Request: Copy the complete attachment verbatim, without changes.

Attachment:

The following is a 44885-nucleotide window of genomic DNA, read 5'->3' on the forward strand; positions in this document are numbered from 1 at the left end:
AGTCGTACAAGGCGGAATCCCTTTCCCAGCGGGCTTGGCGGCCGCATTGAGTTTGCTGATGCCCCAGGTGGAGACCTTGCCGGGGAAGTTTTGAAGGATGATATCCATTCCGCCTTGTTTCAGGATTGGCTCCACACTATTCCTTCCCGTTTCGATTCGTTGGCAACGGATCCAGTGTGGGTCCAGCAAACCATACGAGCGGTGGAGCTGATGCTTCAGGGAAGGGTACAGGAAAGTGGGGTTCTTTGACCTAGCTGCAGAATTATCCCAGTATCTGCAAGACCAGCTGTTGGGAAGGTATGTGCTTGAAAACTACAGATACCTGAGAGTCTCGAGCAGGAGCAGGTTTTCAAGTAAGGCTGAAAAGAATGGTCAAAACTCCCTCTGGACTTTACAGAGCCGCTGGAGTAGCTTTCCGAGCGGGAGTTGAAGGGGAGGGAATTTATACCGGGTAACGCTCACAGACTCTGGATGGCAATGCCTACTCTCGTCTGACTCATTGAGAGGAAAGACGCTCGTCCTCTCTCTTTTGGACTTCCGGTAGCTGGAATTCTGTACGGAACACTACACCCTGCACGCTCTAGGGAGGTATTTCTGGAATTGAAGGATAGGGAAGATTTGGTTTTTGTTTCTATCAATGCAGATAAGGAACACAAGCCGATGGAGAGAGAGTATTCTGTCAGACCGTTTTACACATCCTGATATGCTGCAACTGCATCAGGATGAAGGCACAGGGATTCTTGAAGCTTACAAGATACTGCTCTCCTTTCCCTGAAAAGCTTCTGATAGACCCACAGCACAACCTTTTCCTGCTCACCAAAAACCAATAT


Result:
The following is a 44885-nucleotide window of genomic DNA, read 5'->3' on the forward strand; positions in this document are numbered from 1 at the left end:
AGTCGTACAAGGCGGAATCCCTTTCCCAGCGGGCTTGGCGGCCGCATTGAGTTTGCTGATGCCCCAGGTGGAGACCTTGCCGGGGAAGTTTTGAAGGATGATATCCATTCCGCCTTGTTTCAGGATTGGCTCCACACTATTCCTTCCCGTTTCGATTCGTTGGCAACGGATCCAGTGTGGGTCCAGCAAACCATACGAGCGGTGGAGCTGATGCTTCAGGGAAGGGTACAGGAAAGTGGGGTTCTTTGACCTAGCTGCAGAATTATCCCAGTATCTGCAAGACCAGCTGTTGGGAAGGTATGTGCTTGAAAACTACAGATACCTGAGAGTCTCGAGCAGGAGCAGGTTTTCAAGTAAGGCTGAAAAGAATGGTCAAAACTCCCTCTGGACTTTACAGAGCCGCTGGAGTAGCTTTCCGAGCGGGAGTTGAAGGGGAGGGAATTTATACCGGGTAACGCTCACAGACTCTGGATGGCAATGCCTACTCTCGTCTGACTCATTGAGAGGAAAGACGCTCGTCCTCTCTCTTTTGGACTTCCGGTAGCTGGAATTCTGTACGGAACACTACACCCTGCACGCTCTAGGGAGGTATTTCTGGAATTGAAGGATAGGGAAGATTTGGTTTTTGTTTCTATCAATGCAGATAAGGAACACAAGCCGATGGAGAGAGAGTATTCTGTCAGACCGTTTTACACATCCTGATATGCTGCAACTGCATCAGGATGAAGGCACAGGGATTCTTGAAGCTTACAAGATACTGCTCTCCTTTCCCTGAAAAGCTTCTGATAGACCCACAGCACAACCTTTTCCTGCTCACCAAAAACCAATAT